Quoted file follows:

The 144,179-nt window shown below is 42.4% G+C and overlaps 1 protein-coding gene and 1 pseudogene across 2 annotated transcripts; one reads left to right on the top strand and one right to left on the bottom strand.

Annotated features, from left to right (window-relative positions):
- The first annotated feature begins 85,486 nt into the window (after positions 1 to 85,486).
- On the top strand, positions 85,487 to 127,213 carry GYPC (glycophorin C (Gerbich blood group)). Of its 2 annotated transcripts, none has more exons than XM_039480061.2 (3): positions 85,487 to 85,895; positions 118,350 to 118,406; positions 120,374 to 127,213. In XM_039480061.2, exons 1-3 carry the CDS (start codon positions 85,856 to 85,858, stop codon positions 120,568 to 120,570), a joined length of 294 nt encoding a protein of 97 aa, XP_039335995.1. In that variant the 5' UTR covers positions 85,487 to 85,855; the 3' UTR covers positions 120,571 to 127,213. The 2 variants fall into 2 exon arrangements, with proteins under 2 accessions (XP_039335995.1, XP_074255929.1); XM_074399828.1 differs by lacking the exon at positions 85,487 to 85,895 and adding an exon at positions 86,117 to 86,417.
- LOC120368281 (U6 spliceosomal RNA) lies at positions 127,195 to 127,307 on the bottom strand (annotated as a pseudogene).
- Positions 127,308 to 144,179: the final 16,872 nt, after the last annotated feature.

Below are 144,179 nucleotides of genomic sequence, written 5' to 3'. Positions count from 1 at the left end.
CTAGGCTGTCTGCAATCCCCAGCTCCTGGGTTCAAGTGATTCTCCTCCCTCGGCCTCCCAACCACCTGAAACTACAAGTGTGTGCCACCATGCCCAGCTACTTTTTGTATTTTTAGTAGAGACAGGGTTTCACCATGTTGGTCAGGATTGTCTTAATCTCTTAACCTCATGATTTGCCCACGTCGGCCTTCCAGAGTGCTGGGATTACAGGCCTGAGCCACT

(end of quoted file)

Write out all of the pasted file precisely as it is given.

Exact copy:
The 144,179-nt window shown below is 42.4% G+C and overlaps 1 protein-coding gene and 1 pseudogene across 2 annotated transcripts; one reads left to right on the top strand and one right to left on the bottom strand.

Annotated features, from left to right (window-relative positions):
- The first annotated feature begins 85,486 nt into the window (after positions 1 to 85,486).
- On the top strand, positions 85,487 to 127,213 carry GYPC (glycophorin C (Gerbich blood group)). Of its 2 annotated transcripts, none has more exons than XM_039480061.2 (3): positions 85,487 to 85,895; positions 118,350 to 118,406; positions 120,374 to 127,213. In XM_039480061.2, exons 1-3 carry the CDS (start codon positions 85,856 to 85,858, stop codon positions 120,568 to 120,570), a joined length of 294 nt encoding a protein of 97 aa, XP_039335995.1. In that variant the 5' UTR covers positions 85,487 to 85,855; the 3' UTR covers positions 120,571 to 127,213. The 2 variants fall into 2 exon arrangements, with proteins under 2 accessions (XP_039335995.1, XP_074255929.1); XM_074399828.1 differs by lacking the exon at positions 85,487 to 85,895 and adding an exon at positions 86,117 to 86,417.
- LOC120368281 (U6 spliceosomal RNA) lies at positions 127,195 to 127,307 on the bottom strand (annotated as a pseudogene).
- Positions 127,308 to 144,179: the final 16,872 nt, after the last annotated feature.

Below are 144,179 nucleotides of genomic sequence, written 5' to 3'. Positions count from 1 at the left end.
CTAGGCTGTCTGCAATCCCCAGCTCCTGGGTTCAAGTGATTCTCCTCCCTCGGCCTCCCAACCACCTGAAACTACAAGTGTGTGCCACCATGCCCAGCTACTTTTTGTATTTTTAGTAGAGACAGGGTTTCACCATGTTGGTCAGGATTGTCTTAATCTCTTAACCTCATGATTTGCCCACGTCGGCCTTCCAGAGTGCTGGGATTACAGGCCTGAGCCACT